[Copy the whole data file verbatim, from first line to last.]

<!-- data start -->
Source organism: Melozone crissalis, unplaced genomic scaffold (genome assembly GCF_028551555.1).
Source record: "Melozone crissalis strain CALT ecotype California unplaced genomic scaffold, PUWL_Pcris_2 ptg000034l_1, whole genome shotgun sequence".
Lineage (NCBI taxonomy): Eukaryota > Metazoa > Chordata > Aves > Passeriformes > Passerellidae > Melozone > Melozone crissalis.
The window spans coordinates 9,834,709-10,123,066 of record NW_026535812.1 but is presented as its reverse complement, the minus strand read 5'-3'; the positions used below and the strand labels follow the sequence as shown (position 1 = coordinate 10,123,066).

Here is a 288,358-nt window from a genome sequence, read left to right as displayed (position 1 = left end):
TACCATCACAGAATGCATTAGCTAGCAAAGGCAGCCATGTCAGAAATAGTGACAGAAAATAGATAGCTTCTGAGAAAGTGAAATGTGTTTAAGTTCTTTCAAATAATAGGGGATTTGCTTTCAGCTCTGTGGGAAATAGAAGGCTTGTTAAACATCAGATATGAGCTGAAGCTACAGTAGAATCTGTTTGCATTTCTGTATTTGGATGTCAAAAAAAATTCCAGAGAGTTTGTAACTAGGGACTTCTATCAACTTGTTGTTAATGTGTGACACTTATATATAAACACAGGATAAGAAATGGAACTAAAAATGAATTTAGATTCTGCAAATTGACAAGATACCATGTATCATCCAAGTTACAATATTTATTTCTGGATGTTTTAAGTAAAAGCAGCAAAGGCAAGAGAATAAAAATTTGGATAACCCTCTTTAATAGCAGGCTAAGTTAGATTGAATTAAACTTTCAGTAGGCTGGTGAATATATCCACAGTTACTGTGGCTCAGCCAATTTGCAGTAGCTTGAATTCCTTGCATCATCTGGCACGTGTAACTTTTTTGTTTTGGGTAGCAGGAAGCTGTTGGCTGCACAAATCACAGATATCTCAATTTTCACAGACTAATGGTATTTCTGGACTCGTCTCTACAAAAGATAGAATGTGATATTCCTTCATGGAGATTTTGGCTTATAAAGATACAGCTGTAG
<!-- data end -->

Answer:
Source organism: Melozone crissalis, unplaced genomic scaffold (genome assembly GCF_028551555.1).
Source record: "Melozone crissalis strain CALT ecotype California unplaced genomic scaffold, PUWL_Pcris_2 ptg000034l_1, whole genome shotgun sequence".
Lineage (NCBI taxonomy): Eukaryota > Metazoa > Chordata > Aves > Passeriformes > Passerellidae > Melozone > Melozone crissalis.
The window spans coordinates 9,834,709-10,123,066 of record NW_026535812.1 but is presented as its reverse complement, the minus strand read 5'-3'; the positions used below and the strand labels follow the sequence as shown (position 1 = coordinate 10,123,066).

Here is a 288,358-nt window from a genome sequence, read left to right as displayed (position 1 = left end):
TACCATCACAGAATGCATTAGCTAGCAAAGGCAGCCATGTCAGAAATAGTGACAGAAAATAGATAGCTTCTGAGAAAGTGAAATGTGTTTAAGTTCTTTCAAATAATAGGGGATTTGCTTTCAGCTCTGTGGGAAATAGAAGGCTTGTTAAACATCAGATATGAGCTGAAGCTACAGTAGAATCTGTTTGCATTTCTGTATTTGGATGTCAAAAAAAATTCCAGAGAGTTTGTAACTAGGGACTTCTATCAACTTGTTGTTAATGTGTGACACTTATATATAAACACAGGATAAGAAATGGAACTAAAAATGAATTTAGATTCTGCAAATTGACAAGATACCATGTATCATCCAAGTTACAATATTTATTTCTGGATGTTTTAAGTAAAAGCAGCAAAGGCAAGAGAATAAAAATTTGGATAACCCTCTTTAATAGCAGGCTAAGTTAGATTGAATTAAACTTTCAGTAGGCTGGTGAATATATCCACAGTTACTGTGGCTCAGCCAATTTGCAGTAGCTTGAATTCCTTGCATCATCTGGCACGTGTAACTTTTTTGTTTTGGGTAGCAGGAAGCTGTTGGCTGCACAAATCACAGATATCTCAATTTTCACAGACTAATGGTATTTCTGGACTCGTCTCTACAAAAGATAGAATGTGATATTCCTTCATGGAGATTTTGGCTTATAAAGATACAGCTGTAG